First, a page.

After four-and-a-half years in business, the doors of Quirks Grill and Bar in Nevada will be closing Aug. 19, as announced by owners Christine and Shane Heintz last week.
The Heintzes, who live in Nevada, say there are many factors in why they’ve chosen to close, but the biggest factor for them is “time.”
“We are expanding the laundromat to Boone next spring (they own Squeaky Clean in Nevada now) and our children are getting into activities,” Christine said. “We want to be able to spend more uninterrupted time with our family.”
Christine’s father suffers from Alzheimer’s Disease and she also wants herself and her kids to spend more time with him and her mother, so her children will remember him.
“We are also tired of the constant struggle with keeping a full-, well-functioning staff. The restaurant industry has a high turnover rate, and it has become more and more difficult to find good, honest employees,” she said.
Several things, like a computer system crashing, their kids getting ready for school soon and the road construction blocking their main entrance have been recent challenges, further giving them cause to think about closing at this time. Christine said a final straw ended up being when they had to deal with a former employee matter where thousands of dollars were stolen from the restaurant. That situation, pressing charges and the stress it caused, she said, brought her to an emotional breaking point. “My skin is not as thick as it used to be,” Christine said, noting that remarks on social media and phone calls about the situation added to her stress.
By no means, the Heintzes emphasize, was their decision to close because the business was failing. They’ve seen a business fail, they say, but this one wasn’t.
As owners of the entire building, where the restaurant is housed, they’d love to see the restaurant area purchased. “We would love to see something similar to Quirks, but we’ll look at all options as they come to us,” Shane said.
“This area (where Quirks has been located) will more than likely be split into two units, as it was built as suites #3 and #4. One area will be around 1,800 square feet, with the other around 3,000 square feet, or we can leave it all together. We will not do much to it until we get a new tenant. We have already received much interest regarding the spaces and that is a pleasant surprise,” he said.
Before making the decision to close the restaurant, the Heintzes had been expanding into catering; had been booking a decent amount of parties in the private room; and were having a lot of success with new, fresh specials they were running. “2016 was better than 2015,” they both agree.
“This isn’t to say that everything was perfect, but it was doing well,” Shane said. “Business had been going steady for the past few years until April of this year when the city began road construction on Sixth Street. We began to see a decline at that time, and when the street was closed directly in front of us, we saw a significant decrease. We have also seen this decrease in our sales at Squeaky Clean (because of the road work).”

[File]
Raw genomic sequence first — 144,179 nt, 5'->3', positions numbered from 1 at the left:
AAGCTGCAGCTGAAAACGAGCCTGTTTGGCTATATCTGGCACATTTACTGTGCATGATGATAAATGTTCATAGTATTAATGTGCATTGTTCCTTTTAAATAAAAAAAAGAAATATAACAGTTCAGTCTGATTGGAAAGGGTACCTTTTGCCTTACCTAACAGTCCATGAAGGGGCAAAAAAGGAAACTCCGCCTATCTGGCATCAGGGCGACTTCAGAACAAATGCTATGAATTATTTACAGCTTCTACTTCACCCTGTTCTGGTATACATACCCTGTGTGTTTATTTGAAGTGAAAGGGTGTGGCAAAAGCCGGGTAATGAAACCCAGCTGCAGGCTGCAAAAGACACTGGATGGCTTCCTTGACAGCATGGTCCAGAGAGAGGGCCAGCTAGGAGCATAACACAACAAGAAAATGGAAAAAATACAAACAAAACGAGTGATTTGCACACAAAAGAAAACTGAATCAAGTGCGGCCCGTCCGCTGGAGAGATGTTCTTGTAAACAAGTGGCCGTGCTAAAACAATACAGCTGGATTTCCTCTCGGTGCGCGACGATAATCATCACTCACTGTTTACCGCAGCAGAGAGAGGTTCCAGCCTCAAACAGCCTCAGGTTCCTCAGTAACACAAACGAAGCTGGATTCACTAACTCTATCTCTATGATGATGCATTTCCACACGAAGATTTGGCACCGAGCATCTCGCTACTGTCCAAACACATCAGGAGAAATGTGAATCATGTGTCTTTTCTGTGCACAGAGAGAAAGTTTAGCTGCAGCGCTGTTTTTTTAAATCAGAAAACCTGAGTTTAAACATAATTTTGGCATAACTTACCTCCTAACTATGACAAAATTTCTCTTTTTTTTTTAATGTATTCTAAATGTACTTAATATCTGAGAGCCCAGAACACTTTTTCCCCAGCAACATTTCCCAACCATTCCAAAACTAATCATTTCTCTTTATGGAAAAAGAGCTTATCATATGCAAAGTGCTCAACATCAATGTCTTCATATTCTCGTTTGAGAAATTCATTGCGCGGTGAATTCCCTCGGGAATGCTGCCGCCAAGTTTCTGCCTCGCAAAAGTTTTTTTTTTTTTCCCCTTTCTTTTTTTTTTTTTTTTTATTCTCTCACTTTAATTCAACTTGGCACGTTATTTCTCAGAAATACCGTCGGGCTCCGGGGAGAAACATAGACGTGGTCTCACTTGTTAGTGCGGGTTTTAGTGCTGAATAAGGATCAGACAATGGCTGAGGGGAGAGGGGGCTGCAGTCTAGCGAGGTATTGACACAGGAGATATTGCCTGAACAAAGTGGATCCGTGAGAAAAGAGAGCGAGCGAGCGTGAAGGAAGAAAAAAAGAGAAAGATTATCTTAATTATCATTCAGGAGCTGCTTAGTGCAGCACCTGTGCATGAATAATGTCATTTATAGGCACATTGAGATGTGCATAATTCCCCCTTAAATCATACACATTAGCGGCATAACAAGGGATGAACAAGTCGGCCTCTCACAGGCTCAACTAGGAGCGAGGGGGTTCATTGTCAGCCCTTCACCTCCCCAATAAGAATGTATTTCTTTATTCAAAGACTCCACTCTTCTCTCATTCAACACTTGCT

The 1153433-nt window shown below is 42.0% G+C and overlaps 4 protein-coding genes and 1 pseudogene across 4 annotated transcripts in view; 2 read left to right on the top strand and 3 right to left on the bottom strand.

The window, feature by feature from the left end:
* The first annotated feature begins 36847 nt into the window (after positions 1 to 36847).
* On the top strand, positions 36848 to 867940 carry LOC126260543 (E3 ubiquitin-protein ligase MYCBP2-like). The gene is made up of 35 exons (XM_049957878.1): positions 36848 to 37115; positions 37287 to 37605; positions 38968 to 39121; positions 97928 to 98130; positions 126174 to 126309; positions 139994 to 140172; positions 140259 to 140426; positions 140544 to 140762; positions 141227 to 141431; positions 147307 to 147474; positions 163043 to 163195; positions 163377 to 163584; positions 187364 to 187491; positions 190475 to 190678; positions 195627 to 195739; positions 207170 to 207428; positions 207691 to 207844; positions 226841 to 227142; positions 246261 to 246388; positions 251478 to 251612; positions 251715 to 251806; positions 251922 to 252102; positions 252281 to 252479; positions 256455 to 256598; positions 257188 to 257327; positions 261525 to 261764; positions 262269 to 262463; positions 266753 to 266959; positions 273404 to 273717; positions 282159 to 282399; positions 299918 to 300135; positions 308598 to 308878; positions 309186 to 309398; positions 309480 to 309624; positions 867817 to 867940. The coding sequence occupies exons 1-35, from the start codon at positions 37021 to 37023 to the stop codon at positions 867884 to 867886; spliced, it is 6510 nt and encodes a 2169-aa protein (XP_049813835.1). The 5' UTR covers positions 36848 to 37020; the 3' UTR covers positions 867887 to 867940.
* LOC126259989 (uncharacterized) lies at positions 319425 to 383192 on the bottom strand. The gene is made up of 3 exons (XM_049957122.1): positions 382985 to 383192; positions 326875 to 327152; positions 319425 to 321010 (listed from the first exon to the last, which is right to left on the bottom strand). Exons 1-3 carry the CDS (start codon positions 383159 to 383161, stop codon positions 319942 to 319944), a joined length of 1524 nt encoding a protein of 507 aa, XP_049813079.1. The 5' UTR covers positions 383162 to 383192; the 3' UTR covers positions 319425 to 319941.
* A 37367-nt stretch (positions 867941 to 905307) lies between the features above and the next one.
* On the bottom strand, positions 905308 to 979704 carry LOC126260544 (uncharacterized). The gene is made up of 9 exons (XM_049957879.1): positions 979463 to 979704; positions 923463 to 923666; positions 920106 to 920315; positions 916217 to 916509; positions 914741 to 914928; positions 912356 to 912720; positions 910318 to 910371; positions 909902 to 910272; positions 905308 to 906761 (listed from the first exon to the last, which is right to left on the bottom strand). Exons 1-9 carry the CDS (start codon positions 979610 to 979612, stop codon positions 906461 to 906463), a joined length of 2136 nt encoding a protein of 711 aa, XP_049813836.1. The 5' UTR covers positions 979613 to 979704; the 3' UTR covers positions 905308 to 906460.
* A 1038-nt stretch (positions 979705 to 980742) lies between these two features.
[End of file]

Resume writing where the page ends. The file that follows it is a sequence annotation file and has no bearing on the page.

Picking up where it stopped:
The Heintzes say they hope the city has better communication and more consideration for the businesses when they do the rest of Sixth Street. “From a business perspective, this project has been awful. As citizens, we understand completely that it needs to be done, but it has had terrible impacts on both of our businesses located in this building,” Shane said.
Quirks is not the first restaurant to occupy the same space in the old Smitty’s building. In 2007, there was The Branding Iron. They closed in 2010 or 2011 and then it was reopened as Café Vada for a few months in 2012. “We opened Quirks in December of 2012. Mark (their son) was 6 months old and we would find out four weeks later that Christine was pregnant, with Rae,” Shane said.
Before opening, the Heintzes said people approached them and told them what they wanted in a local restaurant. “We listened and did mostly what they asked for,” Christine said. “We were hearing that people wanted a casual, family-friendly place where you could get good food at a reasonable price and not be ashamed to bring your kids to if you wanted a beer. That is what we tried to make Quirks into. We think we got pretty close to that mark.”
So the Heintzes would love to see another restaurant similar to Quirks. “Everything is there to do it and once construction is done, we’re sure it could be another success. It just needs to be someone that dedicates all of their time to it. We would happily even share some of Quirks’ secrets,” Christine said.
Quirks’ current 10 employees were told Aug. 1 about the closing, which was publicly announced the next day.
“We want to thank our employees. They have all been doing a really good job and have stepped up and really work great together as a team. We really appreciate that they are sticking with us to the end,” Christine said.
Charly King has been the most recent manager and the Heintzes say he has been doing a wonderful job. King had announced earlier that he’d be leaving Quirks to take a full-time job with DuPont soon. That was another factor in the Heintzes’ decision. “Without him there, we do not have the time to dedicate to Quirks.”
Most of all, Christine and Shane want to thank the community for the four-and-a-half years of support. “We were so happy to be a part of some of your memories, and you did show us that it (a successful restaurant) can be done in Nevada,” Christine said.